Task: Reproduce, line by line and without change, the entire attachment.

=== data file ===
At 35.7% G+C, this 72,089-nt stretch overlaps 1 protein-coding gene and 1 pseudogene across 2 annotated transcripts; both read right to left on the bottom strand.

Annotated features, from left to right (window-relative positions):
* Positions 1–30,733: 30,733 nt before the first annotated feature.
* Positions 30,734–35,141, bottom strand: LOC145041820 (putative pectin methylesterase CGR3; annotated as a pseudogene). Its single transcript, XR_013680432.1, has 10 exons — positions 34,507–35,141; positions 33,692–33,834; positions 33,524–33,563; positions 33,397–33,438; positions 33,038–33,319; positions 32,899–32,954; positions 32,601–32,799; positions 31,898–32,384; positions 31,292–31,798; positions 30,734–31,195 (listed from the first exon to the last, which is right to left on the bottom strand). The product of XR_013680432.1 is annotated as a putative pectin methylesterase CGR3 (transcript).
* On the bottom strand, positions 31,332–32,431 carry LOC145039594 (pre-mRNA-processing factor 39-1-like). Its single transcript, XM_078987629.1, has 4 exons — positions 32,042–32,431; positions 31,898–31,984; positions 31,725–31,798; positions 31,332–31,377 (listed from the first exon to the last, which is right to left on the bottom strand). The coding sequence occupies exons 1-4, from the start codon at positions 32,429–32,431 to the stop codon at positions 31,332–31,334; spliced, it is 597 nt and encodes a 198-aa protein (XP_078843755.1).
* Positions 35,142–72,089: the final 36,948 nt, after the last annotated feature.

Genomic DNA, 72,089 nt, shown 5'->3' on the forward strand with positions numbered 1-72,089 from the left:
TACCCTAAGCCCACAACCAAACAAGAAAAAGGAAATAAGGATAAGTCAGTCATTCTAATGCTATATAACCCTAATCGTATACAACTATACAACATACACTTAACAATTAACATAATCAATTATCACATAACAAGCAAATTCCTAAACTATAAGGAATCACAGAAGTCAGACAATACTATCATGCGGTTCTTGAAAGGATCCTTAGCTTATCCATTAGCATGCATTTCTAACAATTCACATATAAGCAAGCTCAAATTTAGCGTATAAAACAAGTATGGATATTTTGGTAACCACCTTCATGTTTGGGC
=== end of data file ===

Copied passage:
At 35.7% G+C, this 72,089-nt stretch overlaps 1 protein-coding gene and 1 pseudogene across 2 annotated transcripts; both read right to left on the bottom strand.

Annotated features, from left to right (window-relative positions):
* Positions 1–30,733: 30,733 nt before the first annotated feature.
* Positions 30,734–35,141, bottom strand: LOC145041820 (putative pectin methylesterase CGR3; annotated as a pseudogene). Its single transcript, XR_013680432.1, has 10 exons — positions 34,507–35,141; positions 33,692–33,834; positions 33,524–33,563; positions 33,397–33,438; positions 33,038–33,319; positions 32,899–32,954; positions 32,601–32,799; positions 31,898–32,384; positions 31,292–31,798; positions 30,734–31,195 (listed from the first exon to the last, which is right to left on the bottom strand). The product of XR_013680432.1 is annotated as a putative pectin methylesterase CGR3 (transcript).
* On the bottom strand, positions 31,332–32,431 carry LOC145039594 (pre-mRNA-processing factor 39-1-like). Its single transcript, XM_078987629.1, has 4 exons — positions 32,042–32,431; positions 31,898–31,984; positions 31,725–31,798; positions 31,332–31,377 (listed from the first exon to the last, which is right to left on the bottom strand). The coding sequence occupies exons 1-4, from the start codon at positions 32,429–32,431 to the stop codon at positions 31,332–31,334; spliced, it is 597 nt and encodes a 198-aa protein (XP_078843755.1).
* Positions 35,142–72,089: the final 36,948 nt, after the last annotated feature.

Genomic DNA, 72,089 nt, shown 5'->3' on the forward strand with positions numbered 1-72,089 from the left:
TACCCTAAGCCCACAACCAAACAAGAAAAAGGAAATAAGGATAAGTCAGTCATTCTAATGCTATATAACCCTAATCGTATACAACTATACAACATACACTTAACAATTAACATAATCAATTATCACATAACAAGCAAATTCCTAAACTATAAGGAATCACAGAAGTCAGACAATACTATCATGCGGTTCTTGAAAGGATCCTTAGCTTATCCATTAGCATGCATTTCTAACAATTCACATATAAGCAAGCTCAAATTTAGCGTATAAAACAAGTATGGATATTTTGGTAACCACCTTCATGTTTGGGC